Free Speech Amendment Passes Key Hurdle, Heads to Second Reading / Mayor Institutes "The Gist" of the Bill but Doesn't Support its Passage Quite Yet

October 9, 2018

 

After threatening to return it to committee, the Wildwood City Mayor decided Monday night to institute "the gist" of the Free Speech Amendment.

 

In what looked as if it was going to be the reconciling of legislative momentum and Mayoral resistance,  Mayor Bowlin informed council member Taylor moments before the beginning of Monday night's meeting that he had removed the warning lights from the dais, and was going to allow residents to make direct inquires of the council.  "He told me that he was basically institute the "Free Speech Amendment", when just hours ago he was dead set on sending it back to committee," said Taylor.  "I told him that if that was the case and he was supporting the bill, I would publicly recognize him as a partner in the effort.  He seemed to appreciate that."

 

It was a turn of events that stunned many on the council and in the room.  Mayor Bowlin had made numerous controversial moves to stall the legislation. He had told Taylor at a Friday meeting with the city attorney that there would be a motion to refer the legislation back to committee, a move seen by many   as a last-ditch attempt to kill it.

 

In fact the motion to "refer back", albeit a tentative one, did come. It was made by Ward 5 Councilmember Dave Bertolino.  "The Mayor just threw me a curveball," said Bertolino as he made his motion to refer back to committee.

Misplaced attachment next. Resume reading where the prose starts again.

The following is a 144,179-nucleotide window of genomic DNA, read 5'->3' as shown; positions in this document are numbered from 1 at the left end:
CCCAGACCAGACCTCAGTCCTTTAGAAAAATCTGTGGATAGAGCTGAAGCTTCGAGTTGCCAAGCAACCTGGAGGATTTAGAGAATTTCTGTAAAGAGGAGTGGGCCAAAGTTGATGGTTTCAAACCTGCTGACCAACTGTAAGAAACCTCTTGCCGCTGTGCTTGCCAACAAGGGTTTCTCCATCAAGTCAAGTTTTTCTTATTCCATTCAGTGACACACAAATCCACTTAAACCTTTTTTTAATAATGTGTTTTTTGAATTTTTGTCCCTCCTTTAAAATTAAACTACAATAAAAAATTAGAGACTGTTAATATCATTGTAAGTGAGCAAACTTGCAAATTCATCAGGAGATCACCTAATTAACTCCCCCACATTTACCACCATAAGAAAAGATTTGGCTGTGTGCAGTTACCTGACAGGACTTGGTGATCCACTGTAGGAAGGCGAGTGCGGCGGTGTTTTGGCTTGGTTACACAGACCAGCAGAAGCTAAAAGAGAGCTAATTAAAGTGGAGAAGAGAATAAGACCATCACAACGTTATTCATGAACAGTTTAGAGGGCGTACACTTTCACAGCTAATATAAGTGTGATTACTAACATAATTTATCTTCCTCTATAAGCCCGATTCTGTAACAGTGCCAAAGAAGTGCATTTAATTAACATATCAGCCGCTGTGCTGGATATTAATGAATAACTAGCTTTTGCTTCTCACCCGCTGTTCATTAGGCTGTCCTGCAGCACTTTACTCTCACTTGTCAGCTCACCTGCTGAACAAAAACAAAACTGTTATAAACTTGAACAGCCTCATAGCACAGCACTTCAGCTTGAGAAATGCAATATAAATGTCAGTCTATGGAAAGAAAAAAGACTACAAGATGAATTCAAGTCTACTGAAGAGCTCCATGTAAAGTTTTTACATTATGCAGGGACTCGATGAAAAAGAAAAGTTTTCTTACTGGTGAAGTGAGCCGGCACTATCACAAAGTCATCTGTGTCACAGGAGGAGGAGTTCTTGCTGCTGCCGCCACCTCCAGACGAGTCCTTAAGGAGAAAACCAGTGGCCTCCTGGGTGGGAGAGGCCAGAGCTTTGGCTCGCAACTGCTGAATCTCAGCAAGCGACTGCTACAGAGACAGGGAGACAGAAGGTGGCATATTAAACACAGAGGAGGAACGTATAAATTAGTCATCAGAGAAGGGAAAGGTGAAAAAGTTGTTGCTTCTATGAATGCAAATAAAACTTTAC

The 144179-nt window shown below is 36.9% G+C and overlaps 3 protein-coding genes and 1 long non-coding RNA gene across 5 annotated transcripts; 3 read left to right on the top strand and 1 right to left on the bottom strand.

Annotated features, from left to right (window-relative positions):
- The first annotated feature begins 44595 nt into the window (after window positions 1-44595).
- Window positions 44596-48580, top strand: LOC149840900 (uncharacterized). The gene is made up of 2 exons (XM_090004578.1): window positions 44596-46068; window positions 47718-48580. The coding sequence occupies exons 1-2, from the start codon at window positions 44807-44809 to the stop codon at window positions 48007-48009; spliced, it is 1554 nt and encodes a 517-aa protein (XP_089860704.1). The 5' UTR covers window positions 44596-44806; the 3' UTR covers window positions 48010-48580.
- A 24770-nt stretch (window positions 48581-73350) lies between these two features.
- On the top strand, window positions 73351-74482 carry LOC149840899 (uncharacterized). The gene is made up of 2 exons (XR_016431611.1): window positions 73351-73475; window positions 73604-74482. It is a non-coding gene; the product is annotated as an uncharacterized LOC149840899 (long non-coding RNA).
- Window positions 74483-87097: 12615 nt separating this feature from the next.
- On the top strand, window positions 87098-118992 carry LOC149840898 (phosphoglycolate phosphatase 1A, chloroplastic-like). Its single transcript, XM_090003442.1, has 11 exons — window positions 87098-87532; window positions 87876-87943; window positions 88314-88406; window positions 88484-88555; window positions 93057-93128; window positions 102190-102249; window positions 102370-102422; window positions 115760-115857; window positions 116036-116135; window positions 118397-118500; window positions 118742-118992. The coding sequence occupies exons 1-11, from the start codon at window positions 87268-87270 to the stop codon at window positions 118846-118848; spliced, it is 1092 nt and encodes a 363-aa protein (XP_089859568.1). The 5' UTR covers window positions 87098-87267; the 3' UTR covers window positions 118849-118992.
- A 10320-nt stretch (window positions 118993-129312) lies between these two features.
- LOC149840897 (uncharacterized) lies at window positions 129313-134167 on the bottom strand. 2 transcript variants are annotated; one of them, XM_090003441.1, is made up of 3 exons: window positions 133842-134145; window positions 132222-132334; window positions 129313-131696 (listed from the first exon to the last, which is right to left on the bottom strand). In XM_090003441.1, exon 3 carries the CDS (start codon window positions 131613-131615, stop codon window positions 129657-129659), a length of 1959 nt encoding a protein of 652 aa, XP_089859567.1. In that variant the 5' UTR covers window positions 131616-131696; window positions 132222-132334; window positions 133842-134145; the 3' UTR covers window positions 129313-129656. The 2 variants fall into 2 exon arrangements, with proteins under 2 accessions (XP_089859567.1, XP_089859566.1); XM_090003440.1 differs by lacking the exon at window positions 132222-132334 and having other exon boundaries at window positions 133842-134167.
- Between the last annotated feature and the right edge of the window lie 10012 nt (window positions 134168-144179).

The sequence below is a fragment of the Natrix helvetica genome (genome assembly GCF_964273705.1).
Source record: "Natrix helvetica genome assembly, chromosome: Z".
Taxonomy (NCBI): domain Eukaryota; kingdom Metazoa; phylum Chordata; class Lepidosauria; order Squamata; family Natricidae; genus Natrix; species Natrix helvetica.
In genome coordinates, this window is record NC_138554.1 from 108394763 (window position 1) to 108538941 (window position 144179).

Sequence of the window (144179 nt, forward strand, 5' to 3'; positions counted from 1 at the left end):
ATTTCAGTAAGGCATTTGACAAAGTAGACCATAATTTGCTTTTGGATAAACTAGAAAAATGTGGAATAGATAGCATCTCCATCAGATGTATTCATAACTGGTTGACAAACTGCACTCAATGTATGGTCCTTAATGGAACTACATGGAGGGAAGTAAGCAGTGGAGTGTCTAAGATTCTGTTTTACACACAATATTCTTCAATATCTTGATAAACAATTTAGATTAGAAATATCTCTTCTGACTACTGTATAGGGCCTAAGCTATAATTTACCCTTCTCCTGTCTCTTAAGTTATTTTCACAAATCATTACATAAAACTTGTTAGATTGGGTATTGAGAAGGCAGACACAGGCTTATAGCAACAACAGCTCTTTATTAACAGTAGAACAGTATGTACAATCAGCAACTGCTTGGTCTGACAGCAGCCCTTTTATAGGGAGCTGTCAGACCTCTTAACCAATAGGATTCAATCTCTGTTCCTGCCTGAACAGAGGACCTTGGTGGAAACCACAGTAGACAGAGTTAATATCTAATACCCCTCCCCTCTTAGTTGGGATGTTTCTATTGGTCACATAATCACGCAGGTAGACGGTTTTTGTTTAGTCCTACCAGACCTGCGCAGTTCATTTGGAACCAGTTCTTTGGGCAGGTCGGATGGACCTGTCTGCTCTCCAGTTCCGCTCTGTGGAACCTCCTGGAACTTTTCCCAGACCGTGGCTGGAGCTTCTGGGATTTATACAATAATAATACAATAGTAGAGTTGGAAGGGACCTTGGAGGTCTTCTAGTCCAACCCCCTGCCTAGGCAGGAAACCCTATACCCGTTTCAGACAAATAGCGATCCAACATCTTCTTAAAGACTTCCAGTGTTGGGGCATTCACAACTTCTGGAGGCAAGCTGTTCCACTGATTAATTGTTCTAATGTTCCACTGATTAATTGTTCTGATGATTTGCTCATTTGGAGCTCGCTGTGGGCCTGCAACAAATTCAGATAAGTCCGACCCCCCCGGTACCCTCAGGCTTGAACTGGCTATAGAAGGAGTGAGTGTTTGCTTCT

In the end Bertolino,  with unanimous consent, withdrew his motion to refer as arguments base upon legal concerns once advanced by the Mayor evaporated in the face of the fact that the Mayor had within the hour "instituted" the amendment for the current meeting.

 

During the debate it was clear that although the Mayor had "instituted" the provisions in the legislation, he was still refusing to support its passage.

 

"It was kind of bizarre. He initially indicated that he was on board and would be a partner then seemed to equivocate midstream" said Taylor.   "I think he is frustrated as he has seen the legislation continue to advance despite his ardent opposition."

 

"I think he was trying to say, OK I will institute this as Mayoral prerogative but I still don't want it in our code," stated Taylor.  " Until it is code, it will be tentative.  Let's get this across the finish line and have the right to address our city representatives part of our code."

 

 

The Free Speech Amendment is now scheduled for its second reading on at the October 22nd Council meeting.  If it passes it will become code unless vetoed by the Mayor.

 

 

 

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